LONDON • The average pay of bosses in Britain's FTSE 100 rose more than 10 per cent last year to an average of £5.5 million (S$9.7 million), according to a survey that is likely to reinforce a drive by Prime Minister Theresa May to curb excessive pay.
Britain's new prime minister has denounced as irrational and unhealthy the yawning gap between the amounts paid to bosses and those paid to the average worker, vowing to better align incentives with the long-term interests of companies.
A survey by the High Pay Centre said the average FTSE 100 chief executive's pay package hit £5.48 million last year, up from £4.96 million in 2014, meaning CEOs now earn 140 times more than their employees on average. The survey said FTSE 100 CEO pay had now risen by 33 per cent since 2010.
"There is apparently no end yet in sight to the rise and rise of FTSE 100 CEO pay packages," director Stefan Stern said. "In spite of the occasional flurry from more active shareholders, boards continue to award ever larger amounts of pay to their most senior executives."
The think-tank added that the top 10 highest-paid chief executives of companies on FTSE 100 - a share index of the top hundred companies on the London Stock Exchange - were all men.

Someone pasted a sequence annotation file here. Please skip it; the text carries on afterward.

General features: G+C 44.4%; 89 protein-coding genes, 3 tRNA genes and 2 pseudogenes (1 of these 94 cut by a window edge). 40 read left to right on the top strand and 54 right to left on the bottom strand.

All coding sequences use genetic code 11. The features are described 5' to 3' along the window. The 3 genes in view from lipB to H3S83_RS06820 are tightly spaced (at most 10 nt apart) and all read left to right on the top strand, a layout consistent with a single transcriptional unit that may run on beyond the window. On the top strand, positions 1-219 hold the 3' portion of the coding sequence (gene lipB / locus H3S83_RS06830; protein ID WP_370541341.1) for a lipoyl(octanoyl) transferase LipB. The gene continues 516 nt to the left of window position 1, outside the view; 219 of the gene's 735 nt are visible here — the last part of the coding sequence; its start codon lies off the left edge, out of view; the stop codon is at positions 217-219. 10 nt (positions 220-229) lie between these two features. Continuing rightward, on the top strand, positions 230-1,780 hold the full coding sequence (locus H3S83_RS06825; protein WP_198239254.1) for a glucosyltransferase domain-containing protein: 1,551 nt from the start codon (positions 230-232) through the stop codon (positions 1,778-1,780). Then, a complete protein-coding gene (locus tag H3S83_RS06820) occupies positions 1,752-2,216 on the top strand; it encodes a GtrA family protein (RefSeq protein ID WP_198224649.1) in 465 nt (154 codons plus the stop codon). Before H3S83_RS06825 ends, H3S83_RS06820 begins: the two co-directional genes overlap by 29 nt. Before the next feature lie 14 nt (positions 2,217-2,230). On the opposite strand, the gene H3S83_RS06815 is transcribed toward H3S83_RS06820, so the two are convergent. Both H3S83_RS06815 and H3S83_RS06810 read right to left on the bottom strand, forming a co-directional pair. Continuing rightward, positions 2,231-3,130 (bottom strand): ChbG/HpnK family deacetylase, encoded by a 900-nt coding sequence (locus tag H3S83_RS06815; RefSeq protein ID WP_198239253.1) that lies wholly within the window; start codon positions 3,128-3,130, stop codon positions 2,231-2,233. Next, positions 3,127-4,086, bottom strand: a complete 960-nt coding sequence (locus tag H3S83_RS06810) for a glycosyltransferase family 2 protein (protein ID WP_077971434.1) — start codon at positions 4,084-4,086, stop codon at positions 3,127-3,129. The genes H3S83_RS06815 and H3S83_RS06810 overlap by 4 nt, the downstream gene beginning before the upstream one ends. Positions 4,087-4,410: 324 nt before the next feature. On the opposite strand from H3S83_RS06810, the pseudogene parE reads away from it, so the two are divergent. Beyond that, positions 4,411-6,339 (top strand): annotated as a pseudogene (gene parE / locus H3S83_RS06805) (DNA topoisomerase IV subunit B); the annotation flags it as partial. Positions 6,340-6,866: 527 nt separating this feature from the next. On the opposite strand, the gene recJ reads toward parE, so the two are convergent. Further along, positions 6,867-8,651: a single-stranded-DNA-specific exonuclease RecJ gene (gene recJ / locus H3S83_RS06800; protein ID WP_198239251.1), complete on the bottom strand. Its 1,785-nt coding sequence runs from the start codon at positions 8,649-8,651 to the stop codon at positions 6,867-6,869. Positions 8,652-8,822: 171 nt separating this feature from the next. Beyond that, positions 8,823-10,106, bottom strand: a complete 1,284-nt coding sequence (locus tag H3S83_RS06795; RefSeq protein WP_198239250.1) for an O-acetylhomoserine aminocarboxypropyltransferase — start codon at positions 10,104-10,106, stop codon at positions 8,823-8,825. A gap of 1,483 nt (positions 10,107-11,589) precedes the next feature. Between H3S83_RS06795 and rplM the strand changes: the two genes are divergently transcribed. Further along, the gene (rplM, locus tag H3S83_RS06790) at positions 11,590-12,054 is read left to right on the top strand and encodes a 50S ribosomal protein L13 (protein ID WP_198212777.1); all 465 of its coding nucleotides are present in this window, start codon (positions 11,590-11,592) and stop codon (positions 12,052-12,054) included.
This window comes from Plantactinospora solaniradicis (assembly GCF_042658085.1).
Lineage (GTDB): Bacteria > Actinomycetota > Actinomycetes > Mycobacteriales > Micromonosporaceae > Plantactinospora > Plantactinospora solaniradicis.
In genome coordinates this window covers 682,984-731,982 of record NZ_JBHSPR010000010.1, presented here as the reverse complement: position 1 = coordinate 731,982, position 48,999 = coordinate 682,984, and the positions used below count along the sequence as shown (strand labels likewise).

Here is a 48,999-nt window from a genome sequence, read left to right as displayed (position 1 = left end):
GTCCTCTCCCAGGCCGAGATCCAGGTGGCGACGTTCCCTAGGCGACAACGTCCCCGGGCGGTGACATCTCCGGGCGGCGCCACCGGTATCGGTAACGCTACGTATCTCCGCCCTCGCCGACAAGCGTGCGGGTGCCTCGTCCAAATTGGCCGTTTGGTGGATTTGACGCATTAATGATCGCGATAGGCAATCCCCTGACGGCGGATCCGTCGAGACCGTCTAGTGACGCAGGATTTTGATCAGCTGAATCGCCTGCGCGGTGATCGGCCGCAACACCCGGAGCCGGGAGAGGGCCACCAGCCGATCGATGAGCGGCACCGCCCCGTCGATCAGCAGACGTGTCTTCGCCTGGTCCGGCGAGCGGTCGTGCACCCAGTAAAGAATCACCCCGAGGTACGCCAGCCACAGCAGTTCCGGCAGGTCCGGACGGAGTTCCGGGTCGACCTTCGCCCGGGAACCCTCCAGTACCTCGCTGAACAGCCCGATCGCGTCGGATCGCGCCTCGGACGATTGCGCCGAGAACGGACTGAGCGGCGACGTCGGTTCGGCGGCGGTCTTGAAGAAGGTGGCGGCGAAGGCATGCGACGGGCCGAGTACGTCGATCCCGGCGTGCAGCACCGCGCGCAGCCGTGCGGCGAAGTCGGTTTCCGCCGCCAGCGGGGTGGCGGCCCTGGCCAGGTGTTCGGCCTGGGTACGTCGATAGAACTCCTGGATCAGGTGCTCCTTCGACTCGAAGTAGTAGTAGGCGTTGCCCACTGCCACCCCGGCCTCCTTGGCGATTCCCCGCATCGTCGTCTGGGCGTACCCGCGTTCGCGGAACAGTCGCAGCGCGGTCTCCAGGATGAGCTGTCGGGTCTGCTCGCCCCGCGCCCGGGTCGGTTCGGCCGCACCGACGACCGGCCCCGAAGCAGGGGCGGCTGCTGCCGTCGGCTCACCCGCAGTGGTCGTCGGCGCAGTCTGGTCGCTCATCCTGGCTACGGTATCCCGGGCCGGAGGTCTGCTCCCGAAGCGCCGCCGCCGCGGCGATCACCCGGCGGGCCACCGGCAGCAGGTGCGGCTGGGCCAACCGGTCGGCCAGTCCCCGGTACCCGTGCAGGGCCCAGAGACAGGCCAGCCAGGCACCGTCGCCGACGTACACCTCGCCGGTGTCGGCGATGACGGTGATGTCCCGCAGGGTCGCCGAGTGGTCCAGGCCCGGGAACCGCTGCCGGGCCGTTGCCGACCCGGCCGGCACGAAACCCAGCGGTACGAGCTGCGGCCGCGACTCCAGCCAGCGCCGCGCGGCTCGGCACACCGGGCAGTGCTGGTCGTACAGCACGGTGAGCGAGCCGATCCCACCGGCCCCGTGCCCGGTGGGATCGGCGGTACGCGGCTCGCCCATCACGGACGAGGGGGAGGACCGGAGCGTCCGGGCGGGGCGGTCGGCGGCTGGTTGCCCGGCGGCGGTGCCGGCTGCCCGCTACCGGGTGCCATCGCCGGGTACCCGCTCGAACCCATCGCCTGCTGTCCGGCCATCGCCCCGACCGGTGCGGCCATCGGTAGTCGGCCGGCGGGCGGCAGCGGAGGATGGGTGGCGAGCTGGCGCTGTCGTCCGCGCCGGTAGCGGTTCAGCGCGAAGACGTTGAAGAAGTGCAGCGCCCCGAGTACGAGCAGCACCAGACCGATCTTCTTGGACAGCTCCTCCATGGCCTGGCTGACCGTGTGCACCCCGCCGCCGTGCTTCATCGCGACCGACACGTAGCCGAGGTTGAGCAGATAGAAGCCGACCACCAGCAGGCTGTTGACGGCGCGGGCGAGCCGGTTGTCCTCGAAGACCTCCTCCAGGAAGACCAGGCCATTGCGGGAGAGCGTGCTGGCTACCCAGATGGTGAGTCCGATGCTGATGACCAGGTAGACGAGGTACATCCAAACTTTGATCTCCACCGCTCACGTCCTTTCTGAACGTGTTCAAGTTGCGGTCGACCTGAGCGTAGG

Britain has seen a resurgence in investor activism in the last year, with several FTSE 100 bosses criticised at annual general meetings for taking ever larger pay deals at a time of weak economic growth.
Mrs May, who became the prime minister last month, used a speech before she took office to set out her plans for the economy, arguing that it did not work for everyone in society and needed to be reformed.
Her proposals included making shareholder votes on corporate pay binding. She said she wanted to see more transparency around bonus targets and the publication of the ratio between a CEO's pay and that of the average company worker.
According to the survey, the three highest-paid bosses in the blue- chip index were WPP's Mr Martin Sorrell, Mr Tony Pidgley at housebuilder Berkeley and Mr Rakesh Kapoor at Reckitt Benckiser.
The £70 million pay package awarded to Mr Sorrell was one of the biggest payouts in British history. A third of investors refused to back the deal while Mr Sorrell, one of the best-known businessmen in Britain who built the advertising group from scratch, said all his wealth and interests were tied up in the future of the company.
The High Pay Centre is an independent think-tank that monitors executive pay and campaigns to reduce the income gap.
REUTERS, AGENCE FRANCE-PRESSE